Provisions in arbitration agreements that require an employee to share the costs of the arbitration proceeding are subject to a case-by-case analysis to determine whether they violate public policy following the decision of the Appellate Division, First Department, in Brady v. Williams Capital Group, L.P., 878 N.Y.S.2d 693 (1st Dep’t 2009).

Pursuant to the arbitration agreement with her employer, the plaintiff in Brady commenced an arbitration before the American Arbitration Association (“AAA”), claiming she was terminated for discriminatory reasons. After engaging in considerable pre-hearing discovery, the AAA sent the employer, Williams, a bill for $42,300, representing advance payment of the arbitrator’s compensation. Williams demanded that the former employee pay half of the bill in accordance with the fee-splitting provision of the parties’ arbitration agreement. After Brady refused to pay her share and Williams refused to pay the entire amount, the AAA advised the parties that AAA rules supersede the parties’ fee-splitting provision and the AAA rules require the employer to pay the costs of arbitration. Nonetheless, Williams maintained its unwillingness to pay and, as a result, the AAA cancelled the arbitration.

Brady sued to either compel Williams’ payment of the fee and revive the arbitration or force AAA to enter a default judgment in her favor. After the lower court dismissed her complaint, she appealed, and the First Department reversed.

The Appellate Division first addressed whether the AAA’s rules, which call for the employer to pay required arbitration fees, as the AAA asserted, would apply in the face of the parties’ agreement to split such fees. The court determined that the parties’ agreement to split fees superseded the AAA’s rules because the intent of the parties was clear.

The court next addressed whether it was against public policy to force Brady to pay one half of the arbitration fees. In 1991, the United States Supreme Court ruled in Green Tree Fin. Corp-Ala. v. Randolph, 531 U.S. 79 (2000), that arbitration agreements are unenforceable if the costs are so high that they “preclude a litigant . . . from effectively vindicating her statutory rights in the arbitration forum.” Green Tree held that a “risk” of “prohibitive costs is too speculative to justify the invalidation of an arbitration agreement.” The First Department adopted the Fourth Circuit’s interpretation of Green Tree, found in Bradford v. Rockwell Semiconductor Syst., Inc., 238 F.3d 549 (4th Cir. 2001), and thus settled upon a case-by-case analysis evaluating a “claimant’s ability to pay the arbitration fees and costs, the expected cost differential between arbitration and litigation in court, and [determining] whether the cost differential is so substantial as to deter the bringing of claims.”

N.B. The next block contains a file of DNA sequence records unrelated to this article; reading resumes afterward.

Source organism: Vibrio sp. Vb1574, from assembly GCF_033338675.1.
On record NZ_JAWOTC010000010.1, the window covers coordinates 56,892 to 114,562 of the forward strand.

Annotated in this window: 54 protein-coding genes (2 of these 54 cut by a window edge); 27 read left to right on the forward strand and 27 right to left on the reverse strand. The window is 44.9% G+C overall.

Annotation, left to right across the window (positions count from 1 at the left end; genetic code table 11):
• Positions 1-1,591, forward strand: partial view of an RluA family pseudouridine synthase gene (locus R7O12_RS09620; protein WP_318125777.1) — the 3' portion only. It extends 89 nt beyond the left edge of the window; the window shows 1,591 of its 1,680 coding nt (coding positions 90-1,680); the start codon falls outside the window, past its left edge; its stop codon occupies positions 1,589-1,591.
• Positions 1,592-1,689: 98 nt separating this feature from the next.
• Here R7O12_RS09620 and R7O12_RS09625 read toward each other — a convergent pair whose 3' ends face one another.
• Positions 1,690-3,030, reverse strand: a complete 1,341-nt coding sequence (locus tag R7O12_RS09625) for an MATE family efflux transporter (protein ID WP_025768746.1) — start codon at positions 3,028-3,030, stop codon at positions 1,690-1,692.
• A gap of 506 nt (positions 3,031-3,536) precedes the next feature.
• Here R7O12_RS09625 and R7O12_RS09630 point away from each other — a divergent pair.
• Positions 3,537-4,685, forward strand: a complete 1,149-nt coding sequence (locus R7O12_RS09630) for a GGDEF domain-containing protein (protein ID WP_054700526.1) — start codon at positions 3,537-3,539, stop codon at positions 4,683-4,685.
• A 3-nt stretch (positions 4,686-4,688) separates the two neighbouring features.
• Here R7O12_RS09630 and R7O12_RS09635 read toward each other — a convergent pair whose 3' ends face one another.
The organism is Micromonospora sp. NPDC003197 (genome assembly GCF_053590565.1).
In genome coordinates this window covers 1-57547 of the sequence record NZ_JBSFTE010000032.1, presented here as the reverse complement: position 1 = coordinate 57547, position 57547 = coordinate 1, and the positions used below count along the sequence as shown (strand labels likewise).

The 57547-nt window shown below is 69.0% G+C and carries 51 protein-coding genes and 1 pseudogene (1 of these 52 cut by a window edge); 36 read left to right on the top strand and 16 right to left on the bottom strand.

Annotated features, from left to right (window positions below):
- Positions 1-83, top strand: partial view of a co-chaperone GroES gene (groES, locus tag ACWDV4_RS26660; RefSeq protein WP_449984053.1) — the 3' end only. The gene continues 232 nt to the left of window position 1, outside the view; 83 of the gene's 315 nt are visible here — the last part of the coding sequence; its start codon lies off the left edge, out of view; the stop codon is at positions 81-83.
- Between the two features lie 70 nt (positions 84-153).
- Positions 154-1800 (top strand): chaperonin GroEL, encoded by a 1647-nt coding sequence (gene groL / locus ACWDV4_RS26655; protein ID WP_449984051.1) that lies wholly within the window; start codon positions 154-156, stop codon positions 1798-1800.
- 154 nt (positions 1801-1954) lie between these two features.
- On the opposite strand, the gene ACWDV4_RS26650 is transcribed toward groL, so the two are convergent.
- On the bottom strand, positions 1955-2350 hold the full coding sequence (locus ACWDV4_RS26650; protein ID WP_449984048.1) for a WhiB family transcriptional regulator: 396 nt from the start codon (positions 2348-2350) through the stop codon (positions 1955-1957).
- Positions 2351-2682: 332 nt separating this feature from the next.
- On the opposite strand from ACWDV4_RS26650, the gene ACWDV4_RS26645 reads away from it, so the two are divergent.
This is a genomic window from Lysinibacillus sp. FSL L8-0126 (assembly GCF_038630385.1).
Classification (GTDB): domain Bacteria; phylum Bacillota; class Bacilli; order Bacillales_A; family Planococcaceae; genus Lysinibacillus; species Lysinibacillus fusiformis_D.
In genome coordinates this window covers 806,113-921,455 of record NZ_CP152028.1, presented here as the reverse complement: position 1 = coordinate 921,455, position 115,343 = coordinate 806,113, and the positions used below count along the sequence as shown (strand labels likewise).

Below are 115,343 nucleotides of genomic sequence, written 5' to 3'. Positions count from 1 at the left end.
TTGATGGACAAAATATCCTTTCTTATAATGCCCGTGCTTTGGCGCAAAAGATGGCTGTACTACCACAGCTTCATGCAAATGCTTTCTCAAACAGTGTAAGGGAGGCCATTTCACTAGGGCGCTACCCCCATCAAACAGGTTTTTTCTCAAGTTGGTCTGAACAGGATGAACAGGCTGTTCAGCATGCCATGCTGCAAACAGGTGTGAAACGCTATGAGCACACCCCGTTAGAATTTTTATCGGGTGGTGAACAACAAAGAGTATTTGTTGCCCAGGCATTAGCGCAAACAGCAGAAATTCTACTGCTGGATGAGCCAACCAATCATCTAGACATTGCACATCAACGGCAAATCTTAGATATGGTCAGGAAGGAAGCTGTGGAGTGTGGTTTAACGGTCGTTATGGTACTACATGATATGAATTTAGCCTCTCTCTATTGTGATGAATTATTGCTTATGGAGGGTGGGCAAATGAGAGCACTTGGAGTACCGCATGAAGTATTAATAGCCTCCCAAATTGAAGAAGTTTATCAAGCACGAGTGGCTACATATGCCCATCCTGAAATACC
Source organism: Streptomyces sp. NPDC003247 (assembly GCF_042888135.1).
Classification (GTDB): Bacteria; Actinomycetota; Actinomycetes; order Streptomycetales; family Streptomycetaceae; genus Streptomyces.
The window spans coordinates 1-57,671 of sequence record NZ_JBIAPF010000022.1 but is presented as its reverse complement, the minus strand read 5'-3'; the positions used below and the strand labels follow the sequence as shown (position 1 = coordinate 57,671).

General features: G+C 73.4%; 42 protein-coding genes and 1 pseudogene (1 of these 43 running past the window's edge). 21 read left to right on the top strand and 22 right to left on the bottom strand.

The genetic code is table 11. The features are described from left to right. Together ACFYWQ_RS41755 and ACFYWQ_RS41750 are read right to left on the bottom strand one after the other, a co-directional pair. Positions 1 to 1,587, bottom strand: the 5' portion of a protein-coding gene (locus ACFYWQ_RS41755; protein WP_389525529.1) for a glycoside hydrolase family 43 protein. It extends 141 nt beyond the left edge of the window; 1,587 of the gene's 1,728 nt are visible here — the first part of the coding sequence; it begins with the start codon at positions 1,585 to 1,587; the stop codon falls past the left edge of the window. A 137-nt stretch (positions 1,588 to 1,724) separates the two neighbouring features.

In discussing this standard, the majority wrote that “outof- pocket expenses for an employee filing a legal suit are minimal.” The court proceeded to evaluate whether Brady provided a showing of “individualized prohibitive expense.” Despite her history of earnings ranging from $100,000 to $400,000, the court determined that because the claimant was out of work for eighteen months and was still unemployed at the time of the arbitration, she demonstrated that she could not afford the cost associated with the arbitration and was “effectively precluded from vindicating her rights in the AAA forum.” Brady’s showing of “precarious” finances consisted of her attorney’s affidavit attesting to an estimate of arbitration costs and her statement regarding her earned income from the preceding six years.

Plaintiffs challenging fee-splitting provisions typically seek to avoid arbitration altogether and proceed in court. In Brady, however, it was the employer that contended that invalidation of the fee-shifting provision should invalidate the entire arbitration agreement, with the result that the employee would be forced to pursue her claims in court. The arbitration agreement, however, included a severability provision stating that the rendering of any provision void or unenforceable would not render the entire agreement unenforceable. Consequently, the court struck the feesplitting provision and enforced the remainder of the arbitration agreement.

Thus, employers who include fee-sharing provisions in their arbitration agreements must realize that each claimant will have the opportunity to contend, based upon the unique facts of his or her situation, that requiring the payment of such fees violates public policy. Moreover, employers should take care to ensure that severability provisions in such agreements produce the result they desire. Employers who do not wish to arbitrate claims if they may be at risk of bearing the full cost of such proceedings may wish to reconsider their commitment to arbitration.